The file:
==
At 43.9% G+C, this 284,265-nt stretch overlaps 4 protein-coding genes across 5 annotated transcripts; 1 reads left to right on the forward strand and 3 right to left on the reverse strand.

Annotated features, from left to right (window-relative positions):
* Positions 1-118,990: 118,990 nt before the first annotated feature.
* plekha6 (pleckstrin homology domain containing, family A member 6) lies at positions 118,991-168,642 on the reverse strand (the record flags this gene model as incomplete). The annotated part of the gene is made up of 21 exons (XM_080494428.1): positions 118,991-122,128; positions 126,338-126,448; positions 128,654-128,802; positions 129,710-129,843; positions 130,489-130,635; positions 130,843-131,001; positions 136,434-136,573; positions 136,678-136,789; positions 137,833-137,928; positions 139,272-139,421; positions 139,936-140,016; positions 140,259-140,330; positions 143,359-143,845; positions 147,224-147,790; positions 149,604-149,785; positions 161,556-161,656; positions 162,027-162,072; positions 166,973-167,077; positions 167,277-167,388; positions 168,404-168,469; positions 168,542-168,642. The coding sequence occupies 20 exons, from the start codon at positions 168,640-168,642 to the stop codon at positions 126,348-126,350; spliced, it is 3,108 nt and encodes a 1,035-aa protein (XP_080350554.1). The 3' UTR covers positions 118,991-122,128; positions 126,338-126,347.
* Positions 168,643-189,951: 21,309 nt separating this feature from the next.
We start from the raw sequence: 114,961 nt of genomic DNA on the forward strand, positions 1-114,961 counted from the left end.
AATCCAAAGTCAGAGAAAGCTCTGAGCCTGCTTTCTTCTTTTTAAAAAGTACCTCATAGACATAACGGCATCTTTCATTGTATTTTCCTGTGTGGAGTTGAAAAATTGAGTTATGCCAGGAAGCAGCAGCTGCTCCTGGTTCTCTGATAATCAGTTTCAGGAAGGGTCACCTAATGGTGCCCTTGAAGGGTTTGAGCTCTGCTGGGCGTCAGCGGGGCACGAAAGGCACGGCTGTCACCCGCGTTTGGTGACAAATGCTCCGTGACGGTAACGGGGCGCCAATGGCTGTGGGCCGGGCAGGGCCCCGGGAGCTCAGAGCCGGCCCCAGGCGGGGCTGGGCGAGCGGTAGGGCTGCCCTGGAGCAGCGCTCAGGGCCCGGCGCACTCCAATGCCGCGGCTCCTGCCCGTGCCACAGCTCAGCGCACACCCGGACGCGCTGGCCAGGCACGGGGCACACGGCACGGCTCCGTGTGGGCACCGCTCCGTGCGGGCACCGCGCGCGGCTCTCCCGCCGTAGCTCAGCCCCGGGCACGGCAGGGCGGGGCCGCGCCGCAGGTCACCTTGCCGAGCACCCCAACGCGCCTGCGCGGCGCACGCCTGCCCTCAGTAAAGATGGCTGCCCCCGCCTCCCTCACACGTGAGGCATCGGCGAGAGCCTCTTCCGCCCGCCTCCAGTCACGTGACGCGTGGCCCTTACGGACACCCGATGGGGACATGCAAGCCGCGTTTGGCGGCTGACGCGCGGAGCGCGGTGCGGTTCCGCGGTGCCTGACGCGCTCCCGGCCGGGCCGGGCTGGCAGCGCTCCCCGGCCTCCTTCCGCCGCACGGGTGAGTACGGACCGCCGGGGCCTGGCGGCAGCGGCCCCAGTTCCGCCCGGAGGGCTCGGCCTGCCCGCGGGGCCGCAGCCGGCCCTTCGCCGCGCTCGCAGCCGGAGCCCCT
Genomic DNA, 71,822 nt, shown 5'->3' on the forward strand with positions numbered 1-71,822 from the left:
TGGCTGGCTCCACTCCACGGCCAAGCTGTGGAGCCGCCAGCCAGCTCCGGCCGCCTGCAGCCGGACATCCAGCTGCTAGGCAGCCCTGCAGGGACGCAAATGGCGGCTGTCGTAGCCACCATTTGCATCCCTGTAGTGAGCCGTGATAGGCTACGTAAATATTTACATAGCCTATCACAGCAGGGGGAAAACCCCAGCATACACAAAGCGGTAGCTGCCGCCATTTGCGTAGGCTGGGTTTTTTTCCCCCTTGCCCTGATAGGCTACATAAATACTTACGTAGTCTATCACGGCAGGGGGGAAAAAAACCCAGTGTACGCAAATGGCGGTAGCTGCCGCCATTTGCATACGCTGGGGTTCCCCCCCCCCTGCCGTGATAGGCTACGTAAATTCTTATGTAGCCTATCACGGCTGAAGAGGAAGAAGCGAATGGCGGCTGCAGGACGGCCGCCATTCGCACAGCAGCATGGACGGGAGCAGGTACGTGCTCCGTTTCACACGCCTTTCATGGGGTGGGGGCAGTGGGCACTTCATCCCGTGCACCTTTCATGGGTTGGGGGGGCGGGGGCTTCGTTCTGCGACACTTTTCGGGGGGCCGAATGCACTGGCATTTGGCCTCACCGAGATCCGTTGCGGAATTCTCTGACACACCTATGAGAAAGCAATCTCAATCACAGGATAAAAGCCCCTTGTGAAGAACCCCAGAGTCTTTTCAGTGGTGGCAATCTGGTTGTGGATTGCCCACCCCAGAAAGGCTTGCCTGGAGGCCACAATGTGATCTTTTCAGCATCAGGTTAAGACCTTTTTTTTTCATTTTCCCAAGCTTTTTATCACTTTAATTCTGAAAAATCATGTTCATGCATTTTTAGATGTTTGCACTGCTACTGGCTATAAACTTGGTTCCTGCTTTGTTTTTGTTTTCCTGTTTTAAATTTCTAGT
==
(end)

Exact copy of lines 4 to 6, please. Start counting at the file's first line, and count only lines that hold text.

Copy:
* plekha6 (pleckstrin homology domain containing, family A member 6) lies at positions 118,991-168,642 on the reverse strand (the record flags this gene model as incomplete). The annotated part of the gene is made up of 21 exons (XM_080494428.1): positions 118,991-122,128; positions 126,338-126,448; positions 128,654-128,802; positions 129,710-129,843; positions 130,489-130,635; positions 130,843-131,001; positions 136,434-136,573; positions 136,678-136,789; positions 137,833-137,928; positions 139,272-139,421; positions 139,936-140,016; positions 140,259-140,330; positions 143,359-143,845; positions 147,224-147,790; positions 149,604-149,785; positions 161,556-161,656; positions 162,027-162,072; positions 166,973-167,077; positions 167,277-167,388; positions 168,404-168,469; positions 168,542-168,642. The coding sequence occupies 20 exons, from the start codon at positions 168,640-168,642 to the stop codon at positions 126,348-126,350; spliced, it is 3,108 nt and encodes a 1,035-aa protein (XP_080350554.1). The 3' UTR covers positions 118,991-122,128; positions 126,338-126,347.
* Positions 168,643-189,951: 21,309 nt separating this feature from the next.
We start from the raw sequence: 114,961 nt of genomic DNA on the forward strand, positions 1-114,961 counted from the left end.